# Derivative Proof of Power Rule

This proof requires a lot of work if you are not familiar with implicit differentiation, which is basically differentiating a variable in terms of x. Some may try to prove the power rule by repeatedly using product rule. Though it is not a "proper proof," it can still be good practice using mathematical induction. A common proof that is used is using the Binomial Theorem:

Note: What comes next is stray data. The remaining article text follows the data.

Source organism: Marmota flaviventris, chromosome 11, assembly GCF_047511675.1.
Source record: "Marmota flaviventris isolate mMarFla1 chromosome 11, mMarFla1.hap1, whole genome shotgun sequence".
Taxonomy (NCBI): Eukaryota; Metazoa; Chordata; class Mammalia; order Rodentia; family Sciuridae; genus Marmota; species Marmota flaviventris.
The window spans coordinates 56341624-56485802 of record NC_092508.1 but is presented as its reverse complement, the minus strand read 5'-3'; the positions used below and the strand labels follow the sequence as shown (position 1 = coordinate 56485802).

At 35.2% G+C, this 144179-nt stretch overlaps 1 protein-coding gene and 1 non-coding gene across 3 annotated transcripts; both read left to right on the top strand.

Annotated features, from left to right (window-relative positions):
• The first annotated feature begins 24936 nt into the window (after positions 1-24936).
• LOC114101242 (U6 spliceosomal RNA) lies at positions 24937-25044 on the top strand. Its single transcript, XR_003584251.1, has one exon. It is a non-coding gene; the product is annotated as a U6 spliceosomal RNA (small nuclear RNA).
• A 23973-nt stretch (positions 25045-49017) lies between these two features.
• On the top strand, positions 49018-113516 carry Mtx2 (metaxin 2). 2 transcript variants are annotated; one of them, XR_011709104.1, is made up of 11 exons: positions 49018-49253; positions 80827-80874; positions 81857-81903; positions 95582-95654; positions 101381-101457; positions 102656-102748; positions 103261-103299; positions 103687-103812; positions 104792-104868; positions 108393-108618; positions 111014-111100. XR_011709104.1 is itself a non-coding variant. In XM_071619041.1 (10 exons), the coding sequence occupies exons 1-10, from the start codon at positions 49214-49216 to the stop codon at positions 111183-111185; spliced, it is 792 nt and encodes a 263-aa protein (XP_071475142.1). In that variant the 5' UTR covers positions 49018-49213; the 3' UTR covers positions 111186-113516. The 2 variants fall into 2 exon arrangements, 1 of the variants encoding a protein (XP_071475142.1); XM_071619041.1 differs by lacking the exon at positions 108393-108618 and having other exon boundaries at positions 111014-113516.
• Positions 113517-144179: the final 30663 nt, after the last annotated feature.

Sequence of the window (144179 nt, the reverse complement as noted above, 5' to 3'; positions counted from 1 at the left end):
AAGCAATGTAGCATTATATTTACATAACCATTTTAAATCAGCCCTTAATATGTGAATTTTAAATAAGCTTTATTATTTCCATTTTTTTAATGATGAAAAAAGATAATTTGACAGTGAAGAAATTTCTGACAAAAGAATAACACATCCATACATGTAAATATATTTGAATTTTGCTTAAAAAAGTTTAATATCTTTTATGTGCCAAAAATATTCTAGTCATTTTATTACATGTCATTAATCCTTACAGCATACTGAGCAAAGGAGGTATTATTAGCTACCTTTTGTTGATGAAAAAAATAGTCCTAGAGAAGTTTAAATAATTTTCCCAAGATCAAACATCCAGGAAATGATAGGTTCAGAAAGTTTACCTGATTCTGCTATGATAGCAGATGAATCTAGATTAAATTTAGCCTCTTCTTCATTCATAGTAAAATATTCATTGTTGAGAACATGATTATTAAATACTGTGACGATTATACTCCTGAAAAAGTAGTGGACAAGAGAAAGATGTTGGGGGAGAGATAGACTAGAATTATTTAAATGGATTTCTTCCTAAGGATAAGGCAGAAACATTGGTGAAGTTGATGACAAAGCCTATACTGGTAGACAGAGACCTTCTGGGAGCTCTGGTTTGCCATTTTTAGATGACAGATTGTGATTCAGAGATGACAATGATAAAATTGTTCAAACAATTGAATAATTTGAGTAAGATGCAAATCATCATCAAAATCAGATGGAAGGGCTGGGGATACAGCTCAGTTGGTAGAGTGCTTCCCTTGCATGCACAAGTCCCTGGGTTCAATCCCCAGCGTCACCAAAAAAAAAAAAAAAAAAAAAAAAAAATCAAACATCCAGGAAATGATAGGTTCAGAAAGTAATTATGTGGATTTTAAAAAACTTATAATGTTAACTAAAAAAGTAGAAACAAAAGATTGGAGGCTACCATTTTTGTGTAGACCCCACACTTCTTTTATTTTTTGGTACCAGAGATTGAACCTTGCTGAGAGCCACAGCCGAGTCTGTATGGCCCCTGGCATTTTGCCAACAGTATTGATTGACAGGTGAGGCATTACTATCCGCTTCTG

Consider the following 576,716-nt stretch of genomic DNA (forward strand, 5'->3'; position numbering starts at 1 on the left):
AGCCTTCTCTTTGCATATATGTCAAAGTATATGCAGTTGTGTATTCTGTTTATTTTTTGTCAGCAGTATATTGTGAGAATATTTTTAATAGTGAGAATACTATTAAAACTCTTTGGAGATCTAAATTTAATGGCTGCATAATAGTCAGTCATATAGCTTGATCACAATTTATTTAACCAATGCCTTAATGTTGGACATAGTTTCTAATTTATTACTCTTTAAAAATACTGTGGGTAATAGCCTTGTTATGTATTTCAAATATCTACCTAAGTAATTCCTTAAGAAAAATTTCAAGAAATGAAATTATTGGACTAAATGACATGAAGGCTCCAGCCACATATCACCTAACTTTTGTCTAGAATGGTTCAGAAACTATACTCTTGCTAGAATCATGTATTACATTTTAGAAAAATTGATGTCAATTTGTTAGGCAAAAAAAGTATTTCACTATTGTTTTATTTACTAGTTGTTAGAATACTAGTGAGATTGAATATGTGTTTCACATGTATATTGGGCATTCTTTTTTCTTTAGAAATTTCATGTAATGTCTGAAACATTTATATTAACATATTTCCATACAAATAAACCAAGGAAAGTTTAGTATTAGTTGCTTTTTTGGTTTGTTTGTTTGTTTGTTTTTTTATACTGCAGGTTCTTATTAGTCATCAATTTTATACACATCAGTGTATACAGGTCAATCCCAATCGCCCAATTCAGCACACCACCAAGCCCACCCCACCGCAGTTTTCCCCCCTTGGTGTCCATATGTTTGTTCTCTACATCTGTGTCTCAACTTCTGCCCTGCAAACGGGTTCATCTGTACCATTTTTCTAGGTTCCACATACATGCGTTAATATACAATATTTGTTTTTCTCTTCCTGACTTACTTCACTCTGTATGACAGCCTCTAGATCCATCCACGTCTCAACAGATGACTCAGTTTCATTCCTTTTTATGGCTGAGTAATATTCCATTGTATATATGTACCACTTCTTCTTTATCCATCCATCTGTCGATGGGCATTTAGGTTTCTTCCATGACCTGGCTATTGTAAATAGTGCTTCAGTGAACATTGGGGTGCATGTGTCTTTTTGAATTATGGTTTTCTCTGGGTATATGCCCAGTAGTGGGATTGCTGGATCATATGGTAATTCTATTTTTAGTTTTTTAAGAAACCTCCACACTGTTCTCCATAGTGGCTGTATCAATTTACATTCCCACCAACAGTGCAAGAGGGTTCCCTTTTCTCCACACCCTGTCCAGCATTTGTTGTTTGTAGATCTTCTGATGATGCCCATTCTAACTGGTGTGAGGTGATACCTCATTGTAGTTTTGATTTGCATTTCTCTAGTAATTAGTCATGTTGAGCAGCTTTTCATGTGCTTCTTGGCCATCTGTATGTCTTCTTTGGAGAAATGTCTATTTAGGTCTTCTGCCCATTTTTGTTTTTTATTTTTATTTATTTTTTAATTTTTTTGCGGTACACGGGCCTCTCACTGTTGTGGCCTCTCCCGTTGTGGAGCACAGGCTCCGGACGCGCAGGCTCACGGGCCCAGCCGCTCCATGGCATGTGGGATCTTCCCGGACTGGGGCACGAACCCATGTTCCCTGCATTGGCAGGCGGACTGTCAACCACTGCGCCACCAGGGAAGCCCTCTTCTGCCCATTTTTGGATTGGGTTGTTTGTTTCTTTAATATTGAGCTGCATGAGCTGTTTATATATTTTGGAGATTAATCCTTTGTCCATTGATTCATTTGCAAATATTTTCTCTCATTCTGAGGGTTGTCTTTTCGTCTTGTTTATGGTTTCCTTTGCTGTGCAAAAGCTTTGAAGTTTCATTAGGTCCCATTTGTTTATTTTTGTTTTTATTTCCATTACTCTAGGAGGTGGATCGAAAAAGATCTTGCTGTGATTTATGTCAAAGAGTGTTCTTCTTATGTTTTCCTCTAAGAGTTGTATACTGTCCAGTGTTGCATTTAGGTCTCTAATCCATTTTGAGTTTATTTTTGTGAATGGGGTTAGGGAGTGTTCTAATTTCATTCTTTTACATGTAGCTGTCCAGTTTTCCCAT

The limit definition for x^{n} would be as follows

Using the Binomial Theorem, we get

Subtract the x^{n}

Factor out an h

All of the terms with an h will go to 0, and then we are left with

## Implicit Differentiation Proof of Power Rule

If we don't want to get messy with the Binomial Theorem, we can simply use implicit differentiation, which is basically treating y as f(x) and using Chain rule.

Let

Take the natural log of both sides

Take the derivative with respect to x

Notice that we took the derivative of lny and used chain rule as well to take the derivative of the inside function y.

Multiply both sides by y

Substitute x^{c} back in for y